The Last Kingdom preview

Excited yet concerned with Uhtred as a character.

www.VikingMovies.info

Last year we reported that the BBC was going to produce The Last Kingdom, based on Bernard Cornwell’s best selling novels. Next month the series premieres on BBC America. 

Set in the Viking age and expected to compete with Game of Thrones and Vikings, the new historical action series tells the story of how England was formed. The year is 872, and many of the separate kingdoms of what we now know as England have fallen to the invading Danes, leaving the great kingdom of Wessex standing alone and defiant under the command of King Alfred. Against this turbulent backdrop lives our hero, Uhtred. Born the son of a Saxon nobleman, he is captured by the Danes and raised as one of their own. Forced to choose between the country of his birth and the people of his upbringing, his loyalties are ever tested. What is he? Saxon or Dane? On a quest to…

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M. B. Weston’s Writing Diary: 09/02/15 – Observing Life’s Details Can Improve Your Writing

This is a great reminder piece for writers. Environment plays into your story just like any other character.

M. B. Weston's Official Website

Observing even the smallest details that surround you in life can help add color and spice to your writing.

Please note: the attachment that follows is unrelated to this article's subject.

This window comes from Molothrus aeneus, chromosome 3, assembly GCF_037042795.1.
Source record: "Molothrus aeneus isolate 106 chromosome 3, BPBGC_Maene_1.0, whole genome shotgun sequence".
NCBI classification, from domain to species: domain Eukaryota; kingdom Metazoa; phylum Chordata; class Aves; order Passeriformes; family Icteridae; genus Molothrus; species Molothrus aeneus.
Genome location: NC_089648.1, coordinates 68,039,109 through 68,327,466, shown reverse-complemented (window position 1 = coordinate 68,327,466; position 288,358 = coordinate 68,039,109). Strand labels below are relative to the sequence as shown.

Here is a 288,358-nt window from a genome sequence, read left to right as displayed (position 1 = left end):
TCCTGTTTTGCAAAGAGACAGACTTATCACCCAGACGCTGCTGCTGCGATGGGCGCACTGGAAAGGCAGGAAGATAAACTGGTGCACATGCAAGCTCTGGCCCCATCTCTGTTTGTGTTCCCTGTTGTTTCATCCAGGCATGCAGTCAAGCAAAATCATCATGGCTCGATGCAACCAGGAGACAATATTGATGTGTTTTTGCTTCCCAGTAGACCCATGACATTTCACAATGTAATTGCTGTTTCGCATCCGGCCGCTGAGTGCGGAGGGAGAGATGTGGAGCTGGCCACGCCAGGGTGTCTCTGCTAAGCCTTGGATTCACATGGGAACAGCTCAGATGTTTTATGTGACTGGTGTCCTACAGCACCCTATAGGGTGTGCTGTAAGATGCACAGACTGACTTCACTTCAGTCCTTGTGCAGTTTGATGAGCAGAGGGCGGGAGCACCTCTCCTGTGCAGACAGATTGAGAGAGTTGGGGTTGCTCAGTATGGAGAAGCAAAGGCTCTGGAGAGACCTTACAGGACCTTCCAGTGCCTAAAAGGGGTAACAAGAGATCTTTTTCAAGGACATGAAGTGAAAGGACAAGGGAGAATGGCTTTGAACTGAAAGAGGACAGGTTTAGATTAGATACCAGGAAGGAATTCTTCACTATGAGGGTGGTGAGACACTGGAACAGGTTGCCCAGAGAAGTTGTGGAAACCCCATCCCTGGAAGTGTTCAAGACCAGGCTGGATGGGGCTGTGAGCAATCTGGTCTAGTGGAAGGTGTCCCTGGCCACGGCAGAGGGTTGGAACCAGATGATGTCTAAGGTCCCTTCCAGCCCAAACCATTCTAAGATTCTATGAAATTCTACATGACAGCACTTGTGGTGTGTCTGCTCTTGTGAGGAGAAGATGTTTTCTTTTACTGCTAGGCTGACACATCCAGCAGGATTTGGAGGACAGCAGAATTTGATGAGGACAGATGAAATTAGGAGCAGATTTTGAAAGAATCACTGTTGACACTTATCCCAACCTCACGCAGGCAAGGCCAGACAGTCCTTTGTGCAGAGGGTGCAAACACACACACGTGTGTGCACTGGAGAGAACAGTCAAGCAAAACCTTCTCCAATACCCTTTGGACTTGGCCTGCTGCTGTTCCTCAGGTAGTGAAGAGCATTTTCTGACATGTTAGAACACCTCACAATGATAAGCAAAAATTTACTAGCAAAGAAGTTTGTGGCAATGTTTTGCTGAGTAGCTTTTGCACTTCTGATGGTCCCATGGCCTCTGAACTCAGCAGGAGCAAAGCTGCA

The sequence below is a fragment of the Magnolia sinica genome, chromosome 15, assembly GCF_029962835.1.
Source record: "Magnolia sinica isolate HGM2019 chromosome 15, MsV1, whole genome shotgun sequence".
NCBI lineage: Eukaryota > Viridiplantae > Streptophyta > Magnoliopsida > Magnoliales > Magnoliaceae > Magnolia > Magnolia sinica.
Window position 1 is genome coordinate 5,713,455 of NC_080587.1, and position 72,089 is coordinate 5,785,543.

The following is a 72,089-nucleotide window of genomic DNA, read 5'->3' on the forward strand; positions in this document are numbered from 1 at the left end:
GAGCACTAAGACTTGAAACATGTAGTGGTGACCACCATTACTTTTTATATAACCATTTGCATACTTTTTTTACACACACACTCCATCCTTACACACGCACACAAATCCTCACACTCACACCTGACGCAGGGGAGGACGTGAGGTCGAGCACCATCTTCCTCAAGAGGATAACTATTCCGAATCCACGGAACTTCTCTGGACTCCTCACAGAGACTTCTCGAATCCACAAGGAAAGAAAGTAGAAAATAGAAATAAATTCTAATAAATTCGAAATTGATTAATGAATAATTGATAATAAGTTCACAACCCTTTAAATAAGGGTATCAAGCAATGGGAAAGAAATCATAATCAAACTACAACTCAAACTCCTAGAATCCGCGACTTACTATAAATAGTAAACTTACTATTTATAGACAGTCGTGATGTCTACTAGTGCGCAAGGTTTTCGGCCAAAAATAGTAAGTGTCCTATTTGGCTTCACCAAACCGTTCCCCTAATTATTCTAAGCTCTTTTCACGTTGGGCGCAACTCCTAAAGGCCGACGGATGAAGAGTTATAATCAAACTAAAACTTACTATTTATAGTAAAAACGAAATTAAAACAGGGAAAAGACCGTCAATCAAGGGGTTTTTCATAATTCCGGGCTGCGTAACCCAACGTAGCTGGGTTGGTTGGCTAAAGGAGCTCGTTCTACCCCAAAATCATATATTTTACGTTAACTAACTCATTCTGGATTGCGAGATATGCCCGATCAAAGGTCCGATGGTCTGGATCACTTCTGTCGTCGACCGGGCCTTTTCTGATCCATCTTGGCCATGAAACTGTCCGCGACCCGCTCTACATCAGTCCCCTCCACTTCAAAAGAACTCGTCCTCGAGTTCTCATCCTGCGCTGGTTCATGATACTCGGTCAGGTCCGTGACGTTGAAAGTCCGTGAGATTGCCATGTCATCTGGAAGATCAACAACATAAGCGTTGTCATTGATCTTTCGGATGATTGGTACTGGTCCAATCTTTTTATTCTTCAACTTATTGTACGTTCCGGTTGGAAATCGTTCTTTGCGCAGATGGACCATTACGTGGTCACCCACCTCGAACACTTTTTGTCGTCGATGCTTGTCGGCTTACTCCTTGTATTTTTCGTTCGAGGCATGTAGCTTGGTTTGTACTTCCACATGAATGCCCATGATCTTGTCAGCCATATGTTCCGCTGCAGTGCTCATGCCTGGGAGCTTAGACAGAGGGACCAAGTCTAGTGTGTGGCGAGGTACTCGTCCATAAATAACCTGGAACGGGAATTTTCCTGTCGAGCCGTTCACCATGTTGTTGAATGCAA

I haven’t done one of these in a while, and I’m trying to start back up. If you have ever attended one of my writing workshops on description, you may have heard me say, “Your world needs to haunt your reader.” The world that you have created, including the landscape and folklore, should stay with your reader even after she puts the book down. Infusing your story with rich sensory details can help you accomplish that goal.

I’m currently vacationing in the Smokey Mountain area of North Carolina, and I have enjoyed a few hikes in the woods (as much as I can in my 3rd trimester).
So many of my stories, especially those in the Elysian Chronicles, take place in the woods. I “put on my writing hat” so…

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Working With Editors: Eliminate Forms of “To Be” & “Had”

Great stuff here! Thanks to MB for taking the time to write it.

M. B. Weston's Official Website

I’m currently working on the corrections my horror/thriller short story, “Blue Lights,” which will appear in an anthology edited by John Hartness. I figured I would write a few posts about some of the things I’m working on during the editing process. (Be sure to check out my last post, “Working With Editors: Send in Your Best Work.“)

As I mentioned in that post, I worked up to the deadline to complete this story and only slept for a few hours during the final days of finishing the story. Unfortunately, I committed one of writing’s the cardinal sins: using forms of to be and have/has/had too often, and my exhaustion kept me from catching them. Editors hate the overuse of those two words, and John mentioned it to me in an email:

Go through and excise every use of the verb “to be” all is, was, had been words must…

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Here is my interview with Rhonda Hopkins

Check out Rhonda’s work!

authorsinterviews

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Name: Rhonda Hopkins

 

Age:
Old enough. 🙂

Where are you from:
Mansfield, TX

A little about your self `ie your education Family life etc: